There is nothing in that order to indicate, (as Bengough’s orders do) that Durnford was required to co-operate with No 3 column against the Matyana's. He was to remain on the left bank of the Buffalo!!!
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PostSubject: Re: Crealock's notebook.   Tue Dec 11, 2012 2:28 pm

It certainly looks that way!,
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PostSubject: Re: Crealock's notebook.   Tue Dec 11, 2012 2:47 pm

Looking at this from Zulu War Historian/Author John Young. Is could be used as a time-line.

!On 1st January, 1879, Durnford received orders from Lord Chelmsford ordering him to remain at the Middle Drift until the invasion, scheduled for the 11th January, was under way. When Durnford would be expected to co-operate between Pearson's Number 1 Column, which was to cross at the Lower Drift, and Colonel Richard Thomas Glyn's Number 3 Column, which was to ford the Buffalo River at Rorke's Drift.

On the afternoon of 11th January, Durnford paid a visit on Lord Chelmsford, who had now attached his headquarters to Glyn's force. He acquainted the General with some intelligence gleaned from messengers loyal to the Lutheran Bishop Hans Schreuder, before returning to his designated position.

At this time rumours and counter-rumours as to the Zulu dispositions were rife. Schreuder wrote to Durnford warning him of a threat of a Zulu incursion over the Middle Drift. Durnford received the message on 13th January. He hastily wrote a dispatch to Chelmsford apprising him of the supposed threat, and that he intended to meet the enemy on the Zulu side of the Middle Drift.

At 2 a.m. on 14th January, Durnford roused his men, and readied them for a forced march at 4 a.m. As Durnford was on the summit of Kranz Kop preparing to descend into the valley leading towards the drift a galloper from Lord Chelmsford met him.

The dispatch from Chelmsford was forthright and to the point:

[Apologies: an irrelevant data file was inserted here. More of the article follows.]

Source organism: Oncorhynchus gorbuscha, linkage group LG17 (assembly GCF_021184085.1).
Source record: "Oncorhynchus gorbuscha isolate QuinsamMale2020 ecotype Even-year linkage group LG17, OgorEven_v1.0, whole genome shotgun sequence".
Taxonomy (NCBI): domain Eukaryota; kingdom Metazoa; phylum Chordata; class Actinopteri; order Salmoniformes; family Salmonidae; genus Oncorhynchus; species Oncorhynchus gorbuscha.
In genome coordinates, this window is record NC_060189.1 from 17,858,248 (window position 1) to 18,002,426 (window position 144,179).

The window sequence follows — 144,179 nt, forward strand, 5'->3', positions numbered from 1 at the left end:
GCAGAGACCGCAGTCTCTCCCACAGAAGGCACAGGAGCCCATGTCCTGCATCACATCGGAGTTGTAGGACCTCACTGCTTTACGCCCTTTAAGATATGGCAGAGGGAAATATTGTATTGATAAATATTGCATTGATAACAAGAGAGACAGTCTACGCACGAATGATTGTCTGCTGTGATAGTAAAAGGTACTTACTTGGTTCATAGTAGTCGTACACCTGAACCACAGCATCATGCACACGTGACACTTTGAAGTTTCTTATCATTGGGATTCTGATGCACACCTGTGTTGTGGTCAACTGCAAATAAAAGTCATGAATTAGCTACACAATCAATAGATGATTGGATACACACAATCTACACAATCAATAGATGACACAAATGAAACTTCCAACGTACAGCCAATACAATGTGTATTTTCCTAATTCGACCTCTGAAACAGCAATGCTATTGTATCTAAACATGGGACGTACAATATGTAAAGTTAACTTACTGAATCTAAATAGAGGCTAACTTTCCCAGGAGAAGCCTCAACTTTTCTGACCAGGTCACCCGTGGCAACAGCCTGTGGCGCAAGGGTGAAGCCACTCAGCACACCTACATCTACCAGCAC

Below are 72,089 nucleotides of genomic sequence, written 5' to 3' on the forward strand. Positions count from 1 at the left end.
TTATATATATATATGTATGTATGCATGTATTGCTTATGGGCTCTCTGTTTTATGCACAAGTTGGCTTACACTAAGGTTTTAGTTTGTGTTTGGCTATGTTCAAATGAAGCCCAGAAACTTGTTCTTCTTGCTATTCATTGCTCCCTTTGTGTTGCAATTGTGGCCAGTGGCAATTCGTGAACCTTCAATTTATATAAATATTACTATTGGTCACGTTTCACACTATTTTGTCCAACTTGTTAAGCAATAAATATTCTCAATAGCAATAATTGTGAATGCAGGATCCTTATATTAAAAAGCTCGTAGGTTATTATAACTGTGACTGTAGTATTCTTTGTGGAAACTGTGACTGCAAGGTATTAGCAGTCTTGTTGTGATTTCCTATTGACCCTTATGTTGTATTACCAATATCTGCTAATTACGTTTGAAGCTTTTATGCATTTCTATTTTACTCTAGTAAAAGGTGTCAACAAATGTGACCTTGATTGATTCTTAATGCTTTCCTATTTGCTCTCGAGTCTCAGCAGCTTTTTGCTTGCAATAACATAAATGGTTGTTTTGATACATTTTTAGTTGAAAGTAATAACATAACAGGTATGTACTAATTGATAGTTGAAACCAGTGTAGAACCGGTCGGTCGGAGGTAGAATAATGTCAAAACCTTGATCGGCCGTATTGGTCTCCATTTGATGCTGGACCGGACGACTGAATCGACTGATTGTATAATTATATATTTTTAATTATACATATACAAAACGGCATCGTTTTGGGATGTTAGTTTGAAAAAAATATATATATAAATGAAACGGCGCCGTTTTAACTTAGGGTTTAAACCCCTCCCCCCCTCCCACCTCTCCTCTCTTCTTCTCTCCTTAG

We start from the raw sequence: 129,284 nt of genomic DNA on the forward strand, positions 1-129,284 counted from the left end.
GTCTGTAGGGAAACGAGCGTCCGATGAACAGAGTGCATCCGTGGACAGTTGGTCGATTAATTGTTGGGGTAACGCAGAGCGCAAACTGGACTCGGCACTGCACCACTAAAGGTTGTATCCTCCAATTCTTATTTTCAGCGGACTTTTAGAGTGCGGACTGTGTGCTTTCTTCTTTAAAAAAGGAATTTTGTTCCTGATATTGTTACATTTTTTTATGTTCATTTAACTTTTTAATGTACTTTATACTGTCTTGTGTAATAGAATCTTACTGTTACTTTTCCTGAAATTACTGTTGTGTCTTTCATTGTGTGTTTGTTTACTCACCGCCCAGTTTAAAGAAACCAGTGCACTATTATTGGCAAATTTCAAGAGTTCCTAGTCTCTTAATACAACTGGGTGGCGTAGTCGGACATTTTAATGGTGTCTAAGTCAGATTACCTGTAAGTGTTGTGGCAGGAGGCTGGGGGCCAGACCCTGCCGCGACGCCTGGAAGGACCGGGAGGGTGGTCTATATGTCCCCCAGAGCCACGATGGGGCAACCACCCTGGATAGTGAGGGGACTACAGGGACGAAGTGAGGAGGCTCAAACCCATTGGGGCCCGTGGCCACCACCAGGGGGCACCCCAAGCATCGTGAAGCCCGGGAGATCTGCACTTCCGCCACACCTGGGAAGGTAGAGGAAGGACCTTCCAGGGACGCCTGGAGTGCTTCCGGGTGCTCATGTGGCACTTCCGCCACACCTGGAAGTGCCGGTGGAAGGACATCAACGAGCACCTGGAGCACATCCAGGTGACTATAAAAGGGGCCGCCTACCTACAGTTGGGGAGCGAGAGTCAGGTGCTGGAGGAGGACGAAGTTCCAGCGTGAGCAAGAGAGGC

Dear Durnford,

Unless you carry out the instructions I give you, it will be my unpleasant duty to remove you from your command, and to substitute another officer for officer for the commander of No. 2 Column. When a column is acting SEPARATELY in an enemy's country I am quite ready to give its commander every latitude, and would certainly expect him to disobey any orders he might receive from me, if information which he obtained showed that it would be injurious to the interests of the column under his command. Your neglecting to obey my instructions in the present instance has no excuse. You have simply received information in a letter from Bishop Schroeder[sic], which may or may not be true and which you have no means of verifying. If movements ordered are to be delayed because report hints at a chance of an invasion of Natal, it will be impossible for me to carry out my plan of campaign. I trust you will understand this plain speaking and not give me any further occasion to write in a style which is distasteful to me.

Chelmsford.

This is where it seemed to fall apart for Durnford. Could it be LC couldn't trust him anymore????


The following day Durnford was ordered to the vicinity of Rorke's Drift, with a few companies of his N.N.C., five troops of the N.N.H., and a rocket battery under the command of Brevet Major Francis Broadfoot Russell.

On 19th, Durnford received further orders to relocate the force under his immediate command to the Zulu bank of Rorke's Drift. On the 20th Number 3 Column reached Isandlwana.

On 21st, Lord Chelmsford sent out a two-pronged reconnaissance to ascertain the whereabouts of any Zulu forces. Elements of the reconnaissance came into contact with Zulu forces late in the afternoon. Messages were passed back to Chelmsford at Isandlwana requesting reinforcements.